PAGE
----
The fiscal 2014 general fund budget of $450 million is balanced and was up 3% compared to the fiscal 2013 budget. The property tax levy was increased by 2.4% (well below the 4% tax levy cap) and state aid for city and school operations was up. Public safety expenses, including pension costs of $62 million (up from $58 million) were the primary expenditure drivers for the city. The budget includes a $3.9 million appropriation, to be funded from surplus operations, for reduction of the general fund accumulated deficit as part of its continued plan to eliminate the deficit over five years.
According to management, general and school fund operations are ahead of budget expectations by $1.5 million through Dec. 31, 2013.
LOW DEBT LEVELS; HIGH FUTURE RETIREE COSTS
The city's debt ratios, net of the state's reimbursement for school projects, are below average with debt to market value at 2.4% and debt per capita at $1,467. Amortization is rapid at 70% of principal in ten years.
The city's pension and OPEB costs continue to be a concern to Fitch as their unfunded levels are very high. Based on the most recent valuation report for the city-managed employee retirement system, dated July 1, 2013, the pension changes agreed to amongst the city and its active employees and retirees helped reduce the unfunded liability by $69.5 million from $901 million as of July 1, 2011 to $831.5 million as of July 1, 2013. The unfunded liability was projected to increase to $965 million. Additionally, the city's normal annual cost for its pension declined by $2.3 million.
However, the decline in the actuarial value of assets of $35.5 million (due to a five year smoothing of 2009 investment losses) and an experience loss of $15.3 million kept the funded ratio relatively flat at 31% compared to the prior valuation. This calculation assumes the city's liberal 8.25% rate of return. The funded ratio declines to a Fitch-estimated 28% using a 7% rate of return, and the unfunded liability using that calculation represents a high 9% of fiscal 2014 taxable assessed value (AV) of $10.7 billion.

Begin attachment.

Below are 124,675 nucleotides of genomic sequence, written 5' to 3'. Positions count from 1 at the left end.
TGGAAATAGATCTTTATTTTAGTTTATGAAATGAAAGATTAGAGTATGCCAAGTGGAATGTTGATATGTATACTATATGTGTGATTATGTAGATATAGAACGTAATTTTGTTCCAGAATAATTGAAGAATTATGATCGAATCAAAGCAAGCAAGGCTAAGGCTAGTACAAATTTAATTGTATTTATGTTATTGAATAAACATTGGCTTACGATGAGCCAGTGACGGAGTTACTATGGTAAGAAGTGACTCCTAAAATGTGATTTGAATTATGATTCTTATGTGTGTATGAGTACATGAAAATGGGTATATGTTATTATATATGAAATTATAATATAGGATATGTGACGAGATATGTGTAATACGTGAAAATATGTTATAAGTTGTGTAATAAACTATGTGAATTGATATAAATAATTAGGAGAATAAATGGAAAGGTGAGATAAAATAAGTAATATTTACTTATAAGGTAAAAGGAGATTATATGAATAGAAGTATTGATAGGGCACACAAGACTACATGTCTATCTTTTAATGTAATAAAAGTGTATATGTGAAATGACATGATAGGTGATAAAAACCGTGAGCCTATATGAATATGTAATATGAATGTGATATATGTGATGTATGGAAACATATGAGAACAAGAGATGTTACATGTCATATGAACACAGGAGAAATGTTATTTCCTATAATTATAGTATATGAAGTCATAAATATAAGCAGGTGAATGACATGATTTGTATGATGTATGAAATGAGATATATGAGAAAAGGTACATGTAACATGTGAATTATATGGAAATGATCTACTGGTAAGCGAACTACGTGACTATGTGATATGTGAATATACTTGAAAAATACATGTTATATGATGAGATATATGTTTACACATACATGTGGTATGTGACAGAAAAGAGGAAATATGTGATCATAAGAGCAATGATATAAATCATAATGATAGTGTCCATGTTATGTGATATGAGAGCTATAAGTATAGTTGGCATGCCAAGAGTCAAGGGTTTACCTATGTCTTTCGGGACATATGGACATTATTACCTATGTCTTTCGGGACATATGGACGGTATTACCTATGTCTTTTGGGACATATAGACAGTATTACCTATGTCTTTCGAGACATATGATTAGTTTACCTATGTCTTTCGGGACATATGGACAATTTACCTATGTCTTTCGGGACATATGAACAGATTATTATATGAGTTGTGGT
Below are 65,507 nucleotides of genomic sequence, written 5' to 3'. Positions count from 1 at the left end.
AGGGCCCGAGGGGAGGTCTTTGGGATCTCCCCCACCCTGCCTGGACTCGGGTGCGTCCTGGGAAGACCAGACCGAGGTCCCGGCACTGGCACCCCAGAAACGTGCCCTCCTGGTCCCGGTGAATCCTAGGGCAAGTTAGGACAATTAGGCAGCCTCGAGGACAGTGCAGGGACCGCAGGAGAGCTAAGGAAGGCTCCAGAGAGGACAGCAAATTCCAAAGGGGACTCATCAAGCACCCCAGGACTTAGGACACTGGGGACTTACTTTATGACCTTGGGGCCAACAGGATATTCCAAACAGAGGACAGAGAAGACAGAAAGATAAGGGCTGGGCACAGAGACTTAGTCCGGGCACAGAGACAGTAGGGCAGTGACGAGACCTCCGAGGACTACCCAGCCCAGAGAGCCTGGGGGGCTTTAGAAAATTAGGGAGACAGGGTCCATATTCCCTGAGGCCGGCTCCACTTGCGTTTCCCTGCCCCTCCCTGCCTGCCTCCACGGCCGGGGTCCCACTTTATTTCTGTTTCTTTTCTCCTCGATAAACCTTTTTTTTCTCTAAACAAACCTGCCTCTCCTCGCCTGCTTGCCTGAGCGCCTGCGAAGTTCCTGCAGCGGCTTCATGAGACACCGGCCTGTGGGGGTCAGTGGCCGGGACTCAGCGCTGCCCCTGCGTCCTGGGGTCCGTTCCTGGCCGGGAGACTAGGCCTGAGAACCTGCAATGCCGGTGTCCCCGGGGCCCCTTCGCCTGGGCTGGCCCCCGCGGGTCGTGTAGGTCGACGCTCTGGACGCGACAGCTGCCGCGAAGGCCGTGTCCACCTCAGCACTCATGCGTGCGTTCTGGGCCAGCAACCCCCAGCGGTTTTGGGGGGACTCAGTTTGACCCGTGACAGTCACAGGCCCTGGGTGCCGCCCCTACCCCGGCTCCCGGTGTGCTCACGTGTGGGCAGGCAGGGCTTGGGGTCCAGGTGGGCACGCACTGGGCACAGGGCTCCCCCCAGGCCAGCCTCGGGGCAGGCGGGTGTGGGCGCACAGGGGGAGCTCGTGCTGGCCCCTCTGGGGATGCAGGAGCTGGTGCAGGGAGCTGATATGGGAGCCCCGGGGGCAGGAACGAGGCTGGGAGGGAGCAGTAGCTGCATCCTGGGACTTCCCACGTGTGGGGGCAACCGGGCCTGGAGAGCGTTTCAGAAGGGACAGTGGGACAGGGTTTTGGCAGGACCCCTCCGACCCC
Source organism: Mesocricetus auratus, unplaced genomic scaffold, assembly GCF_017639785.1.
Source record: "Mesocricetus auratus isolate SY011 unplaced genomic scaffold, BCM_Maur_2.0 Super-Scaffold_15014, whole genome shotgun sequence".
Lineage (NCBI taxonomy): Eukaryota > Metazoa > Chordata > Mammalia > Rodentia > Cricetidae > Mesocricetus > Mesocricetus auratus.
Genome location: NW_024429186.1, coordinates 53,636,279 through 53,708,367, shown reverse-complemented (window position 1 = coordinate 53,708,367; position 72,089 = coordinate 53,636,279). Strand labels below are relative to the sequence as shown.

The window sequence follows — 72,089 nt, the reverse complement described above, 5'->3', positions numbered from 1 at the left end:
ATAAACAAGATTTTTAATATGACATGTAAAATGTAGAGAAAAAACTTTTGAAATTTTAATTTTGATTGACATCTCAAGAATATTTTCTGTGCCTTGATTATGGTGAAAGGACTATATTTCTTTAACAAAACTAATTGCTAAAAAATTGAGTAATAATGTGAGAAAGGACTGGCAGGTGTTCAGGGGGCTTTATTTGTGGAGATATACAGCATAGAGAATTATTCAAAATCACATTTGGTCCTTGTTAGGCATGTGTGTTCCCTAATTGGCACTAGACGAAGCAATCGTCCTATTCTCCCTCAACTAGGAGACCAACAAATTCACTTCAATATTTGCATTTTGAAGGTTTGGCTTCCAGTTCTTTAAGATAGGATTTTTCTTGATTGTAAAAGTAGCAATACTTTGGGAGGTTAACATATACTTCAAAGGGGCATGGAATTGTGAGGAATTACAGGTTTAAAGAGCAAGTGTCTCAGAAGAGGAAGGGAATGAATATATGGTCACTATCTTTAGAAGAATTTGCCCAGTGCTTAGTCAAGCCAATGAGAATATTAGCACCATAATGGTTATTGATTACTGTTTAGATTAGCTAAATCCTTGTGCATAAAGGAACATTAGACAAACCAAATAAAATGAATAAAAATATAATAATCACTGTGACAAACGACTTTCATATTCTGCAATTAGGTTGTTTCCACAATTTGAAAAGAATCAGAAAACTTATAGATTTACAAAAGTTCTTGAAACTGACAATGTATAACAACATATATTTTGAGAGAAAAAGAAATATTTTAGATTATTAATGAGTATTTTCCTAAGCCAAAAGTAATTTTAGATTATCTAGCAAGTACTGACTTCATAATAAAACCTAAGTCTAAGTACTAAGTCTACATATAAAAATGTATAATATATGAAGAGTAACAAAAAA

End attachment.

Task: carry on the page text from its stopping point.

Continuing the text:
The city's pension contributions were $58 million in fiscal 2013, up from $48 million in fiscal 2012, and equal to 100% of its annual required contribution (ARC). These costs represent a moderate 7.7% of total governmental spending. Pension contributions for fiscal 2014 were budgeted at $62 million for fiscal 2014 (101% of ARC) and are projected to increase by 8% to $66.5 million for fiscal 2015 and $71.6 million for fiscal 2016 (up 7.7%). Prior to pension reform efforts the growth in these costs was projected to be higher.
OPEB contributions were $36 million for fiscal 2013, equivalent to 49% of the ARC. The city's OPEB liability was a very high $1.2 billion (11% of AV) as of July 1, 2012, based on a 4% rate of return. Combined debt service, pension, and OPEB pay-as-you-go payments made up a slightly high 24% of total governmental spending.
BELOW AVERAGE SOCIOECONOMIC INDICATORS
The city, with a 2011 population of 178,316, is the capital of Rhode Island and continues to be a major economic and employment center for the state. The numerous government offices and healthcare and higher education institutions including Brown University, Providence College and Johnson & Wales, provide stability to the region's economy. The city's top 10 taxpayers represent a low 5% of the tax base.
Management reports that new development and the opening of new retail stores continues to occur, but overall economic growth is expected by Fitch to lag that of other major metropolitan areas in the northeast.
Helped in part by a reduction in labor force, unemployment levels have improved slightly but continue to exceed state and national averages with the city rate at 9.9% in November 2013 compared to 11.1% a year ago. Wealth and income levels are lower than state and national levels with the large student population a contributing factor.
Additional information is available at 'www.fitchratings.com'.
In addition to the sources of information identified in Fitch's Tax-Supported Rating Criteria, this action was additionally informed by information from Creditscope, S&P/Case-Shiller Home Price Index, IHS Global Insight, Zillow.com, and National Association of Realtors.
Applicable Criteria and Related Research:
--'Tax-Supported Rating Criteria' (Aug 2012);
--'U.S. Local Government Tax-Supported Rating Criteria' (Aug. 2012).
Applicable Criteria and Related Research:
Tax-Supported Rating Criteria
U.S. Local Government Tax-Supported Rating Criteria